Scotland was the only part of the UK to report a rise in the number of shoppers visiting retailers last month, although it was a marginal annual increase of just 0.2 per cent.
Experts said the growth was a “welcome relief” after declining figures over the past seven months.
It was significantly above the 4.2 per cent dip for November and is the best footfall performance since April last year.
The national picture showed three out of seven regions in England experienced a decline greater than the UK December average, which revealed a fall of 2.2 per cent.
Today’s figures were contained in the monthly footfall monitor from the Scottish Retail Consortium (SRC) and Springboard, which gathers data on customer activity in 254 towns and cities as well as out-of-town shopping centres across the UK.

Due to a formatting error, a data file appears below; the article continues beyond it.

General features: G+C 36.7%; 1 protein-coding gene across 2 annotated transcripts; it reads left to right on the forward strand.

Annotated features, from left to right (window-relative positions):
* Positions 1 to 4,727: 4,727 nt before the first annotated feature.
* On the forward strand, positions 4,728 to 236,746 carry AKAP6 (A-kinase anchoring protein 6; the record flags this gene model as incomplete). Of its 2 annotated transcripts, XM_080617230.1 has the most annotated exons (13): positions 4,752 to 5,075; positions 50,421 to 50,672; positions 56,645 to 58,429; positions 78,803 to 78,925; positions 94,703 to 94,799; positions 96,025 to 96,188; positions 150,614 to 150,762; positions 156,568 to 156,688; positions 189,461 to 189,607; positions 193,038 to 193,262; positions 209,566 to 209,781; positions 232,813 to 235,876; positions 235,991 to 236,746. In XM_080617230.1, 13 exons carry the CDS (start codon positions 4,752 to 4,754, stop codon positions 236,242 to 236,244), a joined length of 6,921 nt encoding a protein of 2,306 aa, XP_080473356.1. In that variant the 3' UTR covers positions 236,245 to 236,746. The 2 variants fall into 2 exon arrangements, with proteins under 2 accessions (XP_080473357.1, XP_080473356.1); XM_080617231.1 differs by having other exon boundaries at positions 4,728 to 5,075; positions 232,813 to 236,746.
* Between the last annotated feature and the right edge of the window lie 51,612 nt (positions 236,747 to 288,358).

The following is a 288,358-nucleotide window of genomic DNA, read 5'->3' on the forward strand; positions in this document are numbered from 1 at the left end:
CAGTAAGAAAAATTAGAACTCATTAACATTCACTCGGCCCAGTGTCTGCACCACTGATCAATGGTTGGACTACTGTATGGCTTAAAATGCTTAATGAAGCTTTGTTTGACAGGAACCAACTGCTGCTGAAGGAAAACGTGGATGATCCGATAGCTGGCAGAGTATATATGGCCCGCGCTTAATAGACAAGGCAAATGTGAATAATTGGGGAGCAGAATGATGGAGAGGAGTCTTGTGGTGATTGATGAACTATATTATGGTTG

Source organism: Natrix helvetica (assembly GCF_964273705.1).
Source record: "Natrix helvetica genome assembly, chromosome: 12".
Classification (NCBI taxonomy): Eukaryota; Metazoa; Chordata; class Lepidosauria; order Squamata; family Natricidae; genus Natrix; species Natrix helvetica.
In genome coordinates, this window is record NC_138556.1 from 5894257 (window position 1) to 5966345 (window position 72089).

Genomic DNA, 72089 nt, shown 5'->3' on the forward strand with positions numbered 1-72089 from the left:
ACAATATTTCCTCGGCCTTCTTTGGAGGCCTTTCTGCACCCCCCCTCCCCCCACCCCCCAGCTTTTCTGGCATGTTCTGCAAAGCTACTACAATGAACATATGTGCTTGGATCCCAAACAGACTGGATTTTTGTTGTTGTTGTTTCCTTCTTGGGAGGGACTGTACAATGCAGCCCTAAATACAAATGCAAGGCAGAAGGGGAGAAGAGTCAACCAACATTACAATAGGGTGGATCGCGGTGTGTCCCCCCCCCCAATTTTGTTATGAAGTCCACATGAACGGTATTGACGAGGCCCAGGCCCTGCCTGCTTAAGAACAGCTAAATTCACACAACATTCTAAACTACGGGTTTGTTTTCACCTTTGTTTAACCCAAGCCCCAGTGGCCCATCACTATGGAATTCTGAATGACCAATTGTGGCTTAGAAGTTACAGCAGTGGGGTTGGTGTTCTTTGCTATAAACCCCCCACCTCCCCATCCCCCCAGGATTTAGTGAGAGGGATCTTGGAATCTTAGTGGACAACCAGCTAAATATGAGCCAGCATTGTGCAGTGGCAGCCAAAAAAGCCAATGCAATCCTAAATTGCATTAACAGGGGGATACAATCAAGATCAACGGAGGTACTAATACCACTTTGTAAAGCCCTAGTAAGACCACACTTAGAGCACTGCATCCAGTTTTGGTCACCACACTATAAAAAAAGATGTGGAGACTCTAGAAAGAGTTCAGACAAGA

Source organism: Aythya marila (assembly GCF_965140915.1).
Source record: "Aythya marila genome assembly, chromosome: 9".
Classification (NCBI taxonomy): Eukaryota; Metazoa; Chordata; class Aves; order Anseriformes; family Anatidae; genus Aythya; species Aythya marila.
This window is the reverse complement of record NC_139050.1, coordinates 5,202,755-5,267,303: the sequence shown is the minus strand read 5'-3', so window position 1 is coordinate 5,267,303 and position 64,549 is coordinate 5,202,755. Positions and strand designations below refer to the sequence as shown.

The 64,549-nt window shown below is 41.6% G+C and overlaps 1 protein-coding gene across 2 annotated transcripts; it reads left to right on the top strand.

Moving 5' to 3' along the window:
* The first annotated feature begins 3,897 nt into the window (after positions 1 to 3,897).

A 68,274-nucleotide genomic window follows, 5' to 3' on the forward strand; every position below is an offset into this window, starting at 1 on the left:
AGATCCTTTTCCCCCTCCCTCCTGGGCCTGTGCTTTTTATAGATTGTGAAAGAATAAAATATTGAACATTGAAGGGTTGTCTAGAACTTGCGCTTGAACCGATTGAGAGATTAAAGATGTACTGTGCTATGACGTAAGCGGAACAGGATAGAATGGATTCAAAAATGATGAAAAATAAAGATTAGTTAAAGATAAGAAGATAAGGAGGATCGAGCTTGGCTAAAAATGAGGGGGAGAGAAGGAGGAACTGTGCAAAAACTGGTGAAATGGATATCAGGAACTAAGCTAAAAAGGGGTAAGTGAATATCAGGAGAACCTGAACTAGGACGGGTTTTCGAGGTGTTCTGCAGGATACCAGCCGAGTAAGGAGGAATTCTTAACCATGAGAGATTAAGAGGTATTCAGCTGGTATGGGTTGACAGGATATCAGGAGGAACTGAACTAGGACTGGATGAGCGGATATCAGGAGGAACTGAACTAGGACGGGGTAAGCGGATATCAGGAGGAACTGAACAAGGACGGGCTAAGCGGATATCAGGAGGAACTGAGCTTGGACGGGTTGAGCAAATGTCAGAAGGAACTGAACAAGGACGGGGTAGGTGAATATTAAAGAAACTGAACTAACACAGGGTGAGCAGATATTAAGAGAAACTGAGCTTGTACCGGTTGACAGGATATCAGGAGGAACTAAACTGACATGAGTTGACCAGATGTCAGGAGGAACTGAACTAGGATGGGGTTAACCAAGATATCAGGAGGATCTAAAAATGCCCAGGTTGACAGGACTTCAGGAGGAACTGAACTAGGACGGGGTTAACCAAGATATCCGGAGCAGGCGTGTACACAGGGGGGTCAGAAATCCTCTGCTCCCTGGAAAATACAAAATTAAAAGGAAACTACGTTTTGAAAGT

SRC director David Lonsdale said: “Buoyed by Christmas, cheaper petrol and by retailers’ own promotional and pricing efforts, this was a more encouraging end to the year for shopper footfall in Scotland.
“The growth in shopper numbers last month may only have been a smidgen higher than in the same period the year before, however it comes as welcome relief after declining figures in each of the previous seven months.”
Lonsdale added: “The challenge for our town centres will be turning this into a more sustained uptick in the months ahead, particularly as the popularity of online shopping and click-and-collect services continues to soar, providing ever greater choice and convenience for customers.
“The challenge for retailers, as ever, is to turn browsing into buying and we await figures later this week to see if higher footfall leads to a commensurate rise in the total value of retail sales.”